Despite its high effectiveness, lack of side effects, ease of use, and low cost, condom utilization has declined in the U.S. from 30% of contracepting couples in 1955 to 15% in 1970. The present status of the condom, actions needed to facilitate its increased availability and acceptance, and research required to improve understanding of factors affecting its use are reviewed in the proceedings of a conference on the condom sponsored by the Battelle Population Study Center in 1973. It is concluded that condom use in the U.S. is not meeting its potential. Factors affecting its underutilization include negative attitudes among the medical and family planning professions; state laws restricting sales outlets, display, and advertising; inapplicable testing standards; the National Association of Broadcasters' ban on contraceptive advertising; media's reluctance to carry condom ads; manufacturer's hesitancy to widen the range of products and use aggressive marketing techniques; and physical properties of the condom itself. Further, the condom has an image problem, tending to be associated with venereal disease and prostitution and regarded as a hassle to use and an impediment to sexual sensation. Innovative, broad-based marketing and sales through a variety of outlets have been key to effective widespread condom usage in England, Japan, and Sweden. Such campaigns could be directed toward couples who cannot or will not use other methods and teenagers whose unplanned, sporadic sexual activity lends itself to condom use. Other means of increasing U.S. condom utilization include repealing state and local laws restricting condom sales to pharmacies and limiting open display; removing the ban on contraceptive advertising and changing the attitude of the media; using educational programs to correct erroneous images; and developing support for condom distribution in family planning programs. Also possible is modifying the extreme stringency of condom standards. Thinner condoms could increase usage without significantly affecting failure rates. More research is needed on condom use-effectiveness in potential user populations and in preventing venereal disease transmission; the effects of condom shape, thickness, and lubrication on consumer acceptance; reactions to condom advertising; and the point at which an acceptable level of utilization has been achieved.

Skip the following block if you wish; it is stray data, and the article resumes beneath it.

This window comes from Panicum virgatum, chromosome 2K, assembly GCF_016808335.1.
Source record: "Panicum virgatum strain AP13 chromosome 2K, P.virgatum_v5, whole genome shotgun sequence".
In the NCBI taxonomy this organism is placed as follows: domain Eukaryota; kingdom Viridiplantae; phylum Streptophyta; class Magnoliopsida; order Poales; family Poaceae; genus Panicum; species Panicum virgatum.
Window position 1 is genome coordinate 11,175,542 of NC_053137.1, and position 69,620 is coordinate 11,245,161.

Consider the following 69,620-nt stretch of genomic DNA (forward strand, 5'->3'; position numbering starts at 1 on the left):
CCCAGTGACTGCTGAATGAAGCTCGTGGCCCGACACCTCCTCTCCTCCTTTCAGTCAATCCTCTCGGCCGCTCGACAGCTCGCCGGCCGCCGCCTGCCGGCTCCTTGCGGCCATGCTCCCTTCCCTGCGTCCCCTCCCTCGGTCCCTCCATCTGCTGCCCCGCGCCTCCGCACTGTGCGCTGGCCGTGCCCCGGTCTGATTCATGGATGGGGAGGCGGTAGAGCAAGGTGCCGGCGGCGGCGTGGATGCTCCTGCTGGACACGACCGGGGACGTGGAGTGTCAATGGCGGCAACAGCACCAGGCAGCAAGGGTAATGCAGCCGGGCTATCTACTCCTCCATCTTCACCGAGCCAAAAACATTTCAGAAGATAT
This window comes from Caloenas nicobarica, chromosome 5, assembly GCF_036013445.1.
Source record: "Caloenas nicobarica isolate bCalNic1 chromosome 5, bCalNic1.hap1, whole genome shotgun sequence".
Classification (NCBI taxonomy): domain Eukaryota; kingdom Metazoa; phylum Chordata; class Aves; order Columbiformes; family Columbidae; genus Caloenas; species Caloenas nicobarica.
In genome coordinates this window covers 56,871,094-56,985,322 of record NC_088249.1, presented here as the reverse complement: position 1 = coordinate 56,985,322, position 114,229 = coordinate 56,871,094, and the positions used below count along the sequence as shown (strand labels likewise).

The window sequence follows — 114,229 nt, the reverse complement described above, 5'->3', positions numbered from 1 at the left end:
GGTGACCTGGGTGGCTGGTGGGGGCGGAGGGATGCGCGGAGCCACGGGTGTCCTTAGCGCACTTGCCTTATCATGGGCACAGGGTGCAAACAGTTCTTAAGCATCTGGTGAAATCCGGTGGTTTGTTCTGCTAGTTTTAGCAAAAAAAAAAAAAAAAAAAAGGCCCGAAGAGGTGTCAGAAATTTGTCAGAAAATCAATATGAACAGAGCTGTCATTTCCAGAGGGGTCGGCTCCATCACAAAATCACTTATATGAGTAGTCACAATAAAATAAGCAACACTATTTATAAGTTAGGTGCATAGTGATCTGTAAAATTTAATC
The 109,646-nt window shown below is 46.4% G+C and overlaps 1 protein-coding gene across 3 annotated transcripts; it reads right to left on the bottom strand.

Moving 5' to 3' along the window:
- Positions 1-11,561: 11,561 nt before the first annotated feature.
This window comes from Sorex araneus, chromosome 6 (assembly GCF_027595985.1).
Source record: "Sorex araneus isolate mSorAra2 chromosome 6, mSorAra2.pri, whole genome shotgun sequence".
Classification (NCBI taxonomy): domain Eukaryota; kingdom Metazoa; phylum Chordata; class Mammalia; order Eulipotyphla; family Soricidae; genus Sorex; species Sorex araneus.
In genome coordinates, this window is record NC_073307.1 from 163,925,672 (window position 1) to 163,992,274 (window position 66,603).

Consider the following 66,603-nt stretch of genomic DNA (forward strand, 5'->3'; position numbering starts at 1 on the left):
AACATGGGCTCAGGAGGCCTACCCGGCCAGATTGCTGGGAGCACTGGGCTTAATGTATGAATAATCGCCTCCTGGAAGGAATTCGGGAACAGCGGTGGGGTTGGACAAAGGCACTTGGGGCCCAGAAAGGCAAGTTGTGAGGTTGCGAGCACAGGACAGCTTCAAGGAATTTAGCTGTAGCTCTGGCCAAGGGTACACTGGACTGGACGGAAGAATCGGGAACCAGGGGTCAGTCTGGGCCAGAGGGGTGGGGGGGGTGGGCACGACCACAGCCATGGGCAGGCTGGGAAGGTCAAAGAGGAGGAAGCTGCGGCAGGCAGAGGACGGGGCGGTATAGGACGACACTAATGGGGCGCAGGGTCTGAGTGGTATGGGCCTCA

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  3. 3
    712816

    Indonesia.

    Soewondo N; Djoewari O; Ryder B

    Country Profiles. 1971 Apr; 12.

    The 1970 estimated population of Indonesia was 118,000,000, making it the fifth largest nation in the world. In 1961 the mean age at marriage for males was 24.3 years, for females 19.2 years. The birthrate is estimated at 43 to 45 per 1000, and the death rate at 17-19, causing a growth rate of about 2.8%. In 1970 about 50% of the population was literate. Rapid population growth is helping to restrict economic development, increasing unemployment problems, and negating expansion of social welfare programs. While the government of Indonesia supports family planning, it still maintains several pronatalist policies. Existing health facilities are utilized for family planning information and to stimulate referrals to clinic facilities. In 1969, 26,400 new acceptors chose IUDs, 15,000 chose orals, and 9,000 chose other methods. While in the past the Indonesian Planned Parenthood Association conducted an equal role with the National Family Planning Institute. Because of grave economic problems Indonesia is now attaching high priority to the national family planning program to reduce the rate of population growth.